The invention disclosed herein enables an “asymmetric” co-processor to directly invoke microprocessor resources in order to directly access system memory and I/O resources while avoiding the system cost and power consumption associated with placing the co-processor on the microprocessor's Front Side Bus (FSB) or using costly local memory 19. A co-processor refers to a programmable device capable of reading and executing instructions within a computer program that either uses microprocessor resources or whose resources are used by a microprocessor to perform a task. An “asymmetric” co-processor refers to a co-processor whose bus-interface architecture is not equivalent to that of the microprocessor or microprocessors residing on the same bus. System cost is further reduced by the reduced pin-count associated with interfacing the co-processor serially with the microprocessor. System power is reduced by the reduction of logic required to implement the serial interface relative to that required to interface the co-processor to the FSB. The above embodiment also eliminates the need for additional CPU cache coherency logic since the CPU is made aware of data transfers through a series of interrupts rather than asynchronously driving data transfers cycles onto an FSB.
One embodiment may be implemented with only one modification to an existing microprocessor architecture, that the serial interface registers must be included with the CPU's machine state register file. However, these registers may be read and written using existing RDMSR and WRMSR instructions associated with Intel® 32-bit and 64-bit microprocessors.
The method and apparatus disclosed herein may be integrated into advanced Internet- or network-based knowledge systems as related to information retrieval, information extraction, and question and answer systems. FIG. 1 is an example of one embodiment of a computer system. The system shown has a microprocessor coupled to a front-side bus. Also shown coupled to the bus are a system memory which may contain instructions. Additional components shown coupled to the bus is a MCH. Of course, an exemplary computer system could have more components than these or a subset of the components listed.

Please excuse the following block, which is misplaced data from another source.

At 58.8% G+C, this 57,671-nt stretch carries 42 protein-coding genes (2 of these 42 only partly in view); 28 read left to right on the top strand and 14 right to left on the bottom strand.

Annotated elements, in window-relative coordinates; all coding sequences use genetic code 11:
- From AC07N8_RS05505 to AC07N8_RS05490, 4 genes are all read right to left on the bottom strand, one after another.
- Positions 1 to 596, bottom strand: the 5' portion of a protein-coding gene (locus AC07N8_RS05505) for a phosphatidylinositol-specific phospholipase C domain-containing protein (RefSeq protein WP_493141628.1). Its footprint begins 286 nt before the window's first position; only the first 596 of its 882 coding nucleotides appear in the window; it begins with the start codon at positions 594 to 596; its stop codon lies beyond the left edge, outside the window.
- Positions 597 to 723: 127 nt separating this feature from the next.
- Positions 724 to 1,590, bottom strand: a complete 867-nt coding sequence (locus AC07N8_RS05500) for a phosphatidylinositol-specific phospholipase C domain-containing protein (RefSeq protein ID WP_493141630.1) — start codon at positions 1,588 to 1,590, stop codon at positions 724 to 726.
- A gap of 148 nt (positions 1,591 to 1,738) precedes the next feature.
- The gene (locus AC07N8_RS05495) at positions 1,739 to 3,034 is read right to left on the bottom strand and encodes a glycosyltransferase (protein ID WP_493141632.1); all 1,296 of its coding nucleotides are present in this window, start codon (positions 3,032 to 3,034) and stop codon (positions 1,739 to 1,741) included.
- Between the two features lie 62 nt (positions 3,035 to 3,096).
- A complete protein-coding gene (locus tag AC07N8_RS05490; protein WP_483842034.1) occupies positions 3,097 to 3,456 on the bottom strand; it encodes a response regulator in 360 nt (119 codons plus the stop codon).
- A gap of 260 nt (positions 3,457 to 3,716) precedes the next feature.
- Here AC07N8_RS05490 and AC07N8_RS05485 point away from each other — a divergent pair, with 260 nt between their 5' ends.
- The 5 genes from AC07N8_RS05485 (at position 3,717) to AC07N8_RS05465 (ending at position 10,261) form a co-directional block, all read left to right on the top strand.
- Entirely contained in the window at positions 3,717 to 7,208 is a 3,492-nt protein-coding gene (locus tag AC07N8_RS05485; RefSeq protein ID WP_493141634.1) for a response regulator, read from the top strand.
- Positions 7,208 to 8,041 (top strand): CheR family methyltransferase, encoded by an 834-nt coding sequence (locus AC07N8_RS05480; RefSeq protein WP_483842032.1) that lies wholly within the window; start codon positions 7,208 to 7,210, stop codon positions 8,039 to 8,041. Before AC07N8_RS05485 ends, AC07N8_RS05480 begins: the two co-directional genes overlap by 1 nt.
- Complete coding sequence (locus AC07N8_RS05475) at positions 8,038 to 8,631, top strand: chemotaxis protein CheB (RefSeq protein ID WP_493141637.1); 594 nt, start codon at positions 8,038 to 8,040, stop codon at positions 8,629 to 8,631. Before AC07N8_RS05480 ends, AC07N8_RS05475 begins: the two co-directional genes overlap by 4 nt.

The method described above can be stored in the memory of a computer system (e.g., set top box, video recorders, etc.) as a set of instructions to be executed. In addition, the instructions to perform the method described above could alternatively be stored on other forms of machine-readable media, including magnetic and optical disks. For example, the method of the present invention could be stored on machine-readable media, such as magnetic disks or optical disks, which are accessible via a disk drive (or computer-readable medium drive). Further, the instructions can be downloaded into a computing device over a data network in a form of compiled and linked version.
Alternatively, the logic to perform the methods as discussed above, could be implemented in additional computer and/or machine readable media, such as discrete hardware components as large-scale integrated circuits (LSI's), application-specific integrated circuits (ASIC's), firmware such as electrically erasable programmable read-only memory (EEPROM's); and electrical, optical, acoustical and other forms of propagated signals (e.g., carrier waves, infrared signals, digital signals, etc.); etc.
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|U.S. Classification||710/305, 712/34|
|Cooperative Classification||G06F13/4291, Y02B60/1228, Y02B60/1235|
|Mar 6, 2001||AS||Assignment|
Owner name: INTEL CORPORATION, CALIFORNIA
Free format text: ASSIGNMENT OF ASSIGNORS INTEREST;ASSIGNORS:NAKANISHI, TOSAKU;SRITANYARATANA, SIRIPONG;REEL/FRAME:011375/0823;SIGNING DATES FROM 20010224 TO 20010226